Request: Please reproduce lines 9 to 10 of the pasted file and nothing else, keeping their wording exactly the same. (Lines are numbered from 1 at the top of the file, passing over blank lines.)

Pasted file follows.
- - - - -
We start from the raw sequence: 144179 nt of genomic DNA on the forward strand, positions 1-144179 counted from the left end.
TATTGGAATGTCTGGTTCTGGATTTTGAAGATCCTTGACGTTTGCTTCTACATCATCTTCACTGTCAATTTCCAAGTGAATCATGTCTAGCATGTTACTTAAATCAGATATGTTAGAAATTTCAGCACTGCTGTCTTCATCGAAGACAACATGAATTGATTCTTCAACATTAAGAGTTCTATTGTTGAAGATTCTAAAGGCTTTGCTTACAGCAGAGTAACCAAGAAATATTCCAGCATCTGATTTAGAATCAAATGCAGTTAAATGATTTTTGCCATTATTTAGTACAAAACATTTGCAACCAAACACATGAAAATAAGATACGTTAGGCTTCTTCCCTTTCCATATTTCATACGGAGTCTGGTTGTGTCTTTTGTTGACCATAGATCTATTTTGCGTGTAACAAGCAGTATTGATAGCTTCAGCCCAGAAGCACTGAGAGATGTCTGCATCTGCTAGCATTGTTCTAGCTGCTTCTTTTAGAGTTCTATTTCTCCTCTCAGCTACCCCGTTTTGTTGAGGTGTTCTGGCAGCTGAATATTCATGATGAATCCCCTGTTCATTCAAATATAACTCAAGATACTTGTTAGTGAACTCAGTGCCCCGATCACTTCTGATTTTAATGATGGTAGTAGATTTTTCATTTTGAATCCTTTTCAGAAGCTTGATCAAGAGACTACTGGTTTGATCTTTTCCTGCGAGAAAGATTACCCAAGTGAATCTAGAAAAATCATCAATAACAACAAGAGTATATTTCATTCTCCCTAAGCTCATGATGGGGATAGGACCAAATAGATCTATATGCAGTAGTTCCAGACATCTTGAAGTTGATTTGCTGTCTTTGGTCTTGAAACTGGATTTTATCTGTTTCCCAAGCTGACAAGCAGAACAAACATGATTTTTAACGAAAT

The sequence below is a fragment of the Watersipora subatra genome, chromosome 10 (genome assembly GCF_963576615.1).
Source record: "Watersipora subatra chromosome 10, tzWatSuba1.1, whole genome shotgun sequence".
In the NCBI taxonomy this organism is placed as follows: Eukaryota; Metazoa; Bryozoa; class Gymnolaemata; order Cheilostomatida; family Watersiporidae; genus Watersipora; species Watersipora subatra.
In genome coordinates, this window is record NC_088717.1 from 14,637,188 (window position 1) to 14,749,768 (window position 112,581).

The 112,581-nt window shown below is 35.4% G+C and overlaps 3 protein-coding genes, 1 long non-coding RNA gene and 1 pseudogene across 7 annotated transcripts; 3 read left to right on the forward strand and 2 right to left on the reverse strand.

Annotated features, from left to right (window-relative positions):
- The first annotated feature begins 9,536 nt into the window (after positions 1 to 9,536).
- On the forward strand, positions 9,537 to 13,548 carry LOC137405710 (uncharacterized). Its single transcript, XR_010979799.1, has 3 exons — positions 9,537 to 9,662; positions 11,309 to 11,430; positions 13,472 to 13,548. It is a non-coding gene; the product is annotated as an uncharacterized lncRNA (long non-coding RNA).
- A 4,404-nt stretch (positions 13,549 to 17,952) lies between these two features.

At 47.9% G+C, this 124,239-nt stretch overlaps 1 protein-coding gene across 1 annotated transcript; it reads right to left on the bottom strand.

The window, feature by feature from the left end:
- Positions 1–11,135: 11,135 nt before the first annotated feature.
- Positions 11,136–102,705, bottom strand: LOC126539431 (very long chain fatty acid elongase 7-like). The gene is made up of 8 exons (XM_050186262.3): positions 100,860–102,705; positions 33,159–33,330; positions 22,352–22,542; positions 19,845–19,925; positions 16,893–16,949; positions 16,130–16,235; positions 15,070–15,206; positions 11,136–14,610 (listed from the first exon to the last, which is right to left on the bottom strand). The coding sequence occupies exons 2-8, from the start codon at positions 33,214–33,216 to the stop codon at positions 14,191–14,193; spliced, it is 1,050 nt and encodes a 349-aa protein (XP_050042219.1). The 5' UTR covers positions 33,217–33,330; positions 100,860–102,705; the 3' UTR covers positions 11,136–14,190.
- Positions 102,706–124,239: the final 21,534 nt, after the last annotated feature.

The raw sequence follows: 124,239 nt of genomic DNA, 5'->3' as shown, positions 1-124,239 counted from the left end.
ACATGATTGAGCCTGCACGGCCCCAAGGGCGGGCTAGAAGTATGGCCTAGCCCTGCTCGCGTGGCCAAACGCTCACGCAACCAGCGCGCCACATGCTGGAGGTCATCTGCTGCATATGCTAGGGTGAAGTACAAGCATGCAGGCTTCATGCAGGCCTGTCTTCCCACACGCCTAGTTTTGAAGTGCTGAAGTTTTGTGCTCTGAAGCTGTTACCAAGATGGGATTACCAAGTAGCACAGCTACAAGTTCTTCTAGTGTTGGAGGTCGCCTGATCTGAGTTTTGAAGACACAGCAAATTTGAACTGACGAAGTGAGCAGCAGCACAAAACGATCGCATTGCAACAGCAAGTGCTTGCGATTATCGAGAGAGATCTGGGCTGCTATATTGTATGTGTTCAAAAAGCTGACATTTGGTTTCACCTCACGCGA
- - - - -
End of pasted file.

- The first annotated feature begins 9,536 nt into the window (after positions 1 to 9,536).
- On the forward strand, positions 9,537 to 13,548 carry LOC137405710 (uncharacterized). Its single transcript, XR_010979799.1, has 3 exons — positions 9,537 to 9,662; positions 11,309 to 11,430; positions 13,472 to 13,548. It is a non-coding gene; the product is annotated as an uncharacterized lncRNA (long non-coding RNA).